165 Multiplexed urinary biomarkers identify the presence of pediatric medulloblastoma.
ABSTRACT : Our laboratory has previously reported the development of urinary biomarkers capable of identifying the presence of tumors of the central nervous system (CNS). Building on this general screening panel, we now describe a tumor-specific panel of non-invasive biomarkers detectable in urine and capable of predicting the presence of the most common malignant pediatric brain tumor, medulloblastoma.
: Urine, cerebrospinal fluid, and tissue specimens were collected from pediatric patients (<21 years of age) with pathology-proven medulloblastoma (n = 16). Zymography, ELISA, and immunohistochemistry were used to characterize a panel of putative biomarkers derived from a family of related extracellular matrix (ECM) peptidases and regulatory proteins. Results were compared between age- and sex-matched controls and subjected to univariate and multivariate statistical analyses. Biomarker levels in the medulloblastoma-specific panel were compared against levels in other categories of CNS disease (non-medulloblastoma tumors, arteriovenous malformations, moyamoya) to assess the utility of the panel in discriminating the presence of medulloblastoma.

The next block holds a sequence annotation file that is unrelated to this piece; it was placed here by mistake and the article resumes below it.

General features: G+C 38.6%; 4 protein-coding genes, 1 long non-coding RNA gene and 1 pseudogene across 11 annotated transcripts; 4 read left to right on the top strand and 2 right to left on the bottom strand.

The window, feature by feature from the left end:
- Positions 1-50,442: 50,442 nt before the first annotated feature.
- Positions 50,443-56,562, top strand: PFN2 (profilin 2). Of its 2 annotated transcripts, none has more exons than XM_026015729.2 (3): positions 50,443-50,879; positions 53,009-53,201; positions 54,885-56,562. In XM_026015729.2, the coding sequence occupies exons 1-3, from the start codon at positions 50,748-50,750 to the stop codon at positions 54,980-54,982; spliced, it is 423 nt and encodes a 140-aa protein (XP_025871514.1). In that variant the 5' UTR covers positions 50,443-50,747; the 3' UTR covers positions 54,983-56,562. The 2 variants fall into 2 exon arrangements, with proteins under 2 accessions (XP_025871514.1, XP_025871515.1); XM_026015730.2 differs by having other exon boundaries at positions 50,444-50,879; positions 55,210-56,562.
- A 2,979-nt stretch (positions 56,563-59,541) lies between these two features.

: Analysis revealed significant elevations of 4 interrelated molecules: two proteases and two inhibitors of associated proteases (all P < 0.05) - and significant reduction of a subfamily of an inhibitory enzyme (P < 0.05) in medulloblastoma patients as compared with controls. Multiplexing pairs of these molecules provided superior accuracy compared with any individual biomarker. Receiver-operating characteristics curves for the markers showed excellent discrimination. Subgroup analysis revealed that use of this panel successfully identified medulloblastoma when compared to other categories of CNS disease.
: We report, for the first time, the identification of a specific panel of 5 functionally-related biomarkers which can be detected non-invasively in the urine and successfully predict the presence of a specific subtype of pediatric brain tumor, medulloblastoma. These data support the potential utility of urinary biomarkers in the detection of pediatric brain tumors and the possibility of tumor-specific "fingerprinting" profiles.